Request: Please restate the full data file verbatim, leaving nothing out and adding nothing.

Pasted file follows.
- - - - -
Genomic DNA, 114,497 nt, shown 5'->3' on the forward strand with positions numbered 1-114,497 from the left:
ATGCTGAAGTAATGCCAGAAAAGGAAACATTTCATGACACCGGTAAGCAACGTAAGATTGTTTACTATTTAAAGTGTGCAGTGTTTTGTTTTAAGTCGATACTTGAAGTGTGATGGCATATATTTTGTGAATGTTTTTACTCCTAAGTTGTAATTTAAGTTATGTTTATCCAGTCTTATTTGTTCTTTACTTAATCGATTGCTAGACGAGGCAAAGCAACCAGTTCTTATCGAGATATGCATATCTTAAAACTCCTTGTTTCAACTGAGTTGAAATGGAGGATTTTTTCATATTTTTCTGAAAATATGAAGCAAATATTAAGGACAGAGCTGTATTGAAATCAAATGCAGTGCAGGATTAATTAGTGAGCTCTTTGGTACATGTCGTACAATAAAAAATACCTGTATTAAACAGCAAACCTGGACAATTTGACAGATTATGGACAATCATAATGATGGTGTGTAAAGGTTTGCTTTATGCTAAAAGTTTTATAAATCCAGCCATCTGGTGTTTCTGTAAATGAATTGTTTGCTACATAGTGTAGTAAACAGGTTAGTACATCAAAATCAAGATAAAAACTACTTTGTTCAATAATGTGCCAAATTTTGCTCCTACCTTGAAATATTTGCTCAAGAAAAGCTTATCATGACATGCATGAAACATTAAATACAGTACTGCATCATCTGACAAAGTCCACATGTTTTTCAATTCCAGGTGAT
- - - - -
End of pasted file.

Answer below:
Genomic DNA, 114,497 nt, shown 5'->3' on the forward strand with positions numbered 1-114,497 from the left:
ATGCTGAAGTAATGCCAGAAAAGGAAACATTTCATGACACCGGTAAGCAACGTAAGATTGTTTACTATTTAAAGTGTGCAGTGTTTTGTTTTAAGTCGATACTTGAAGTGTGATGGCATATATTTTGTGAATGTTTTTACTCCTAAGTTGTAATTTAAGTTATGTTTATCCAGTCTTATTTGTTCTTTACTTAATCGATTGCTAGACGAGGCAAAGCAACCAGTTCTTATCGAGATATGCATATCTTAAAACTCCTTGTTTCAACTGAGTTGAAATGGAGGATTTTTTCATATTTTTCTGAAAATATGAAGCAAATATTAAGGACAGAGCTGTATTGAAATCAAATGCAGTGCAGGATTAATTAGTGAGCTCTTTGGTACATGTCGTACAATAAAAAATACCTGTATTAAACAGCAAACCTGGACAATTTGACAGATTATGGACAATCATAATGATGGTGTGTAAAGGTTTGCTTTATGCTAAAAGTTTTATAAATCCAGCCATCTGGTGTTTCTGTAAATGAATTGTTTGCTACATAGTGTAGTAAACAGGTTAGTACATCAAAATCAAGATAAAAACTACTTTGTTCAATAATGTGCCAAATTTTGCTCCTACCTTGAAATATTTGCTCAAGAAAAGCTTATCATGACATGCATGAAACATTAAATACAGTACTGCATCATCTGACAAAGTCCACATGTTTTTCAATTCCAGGTGAT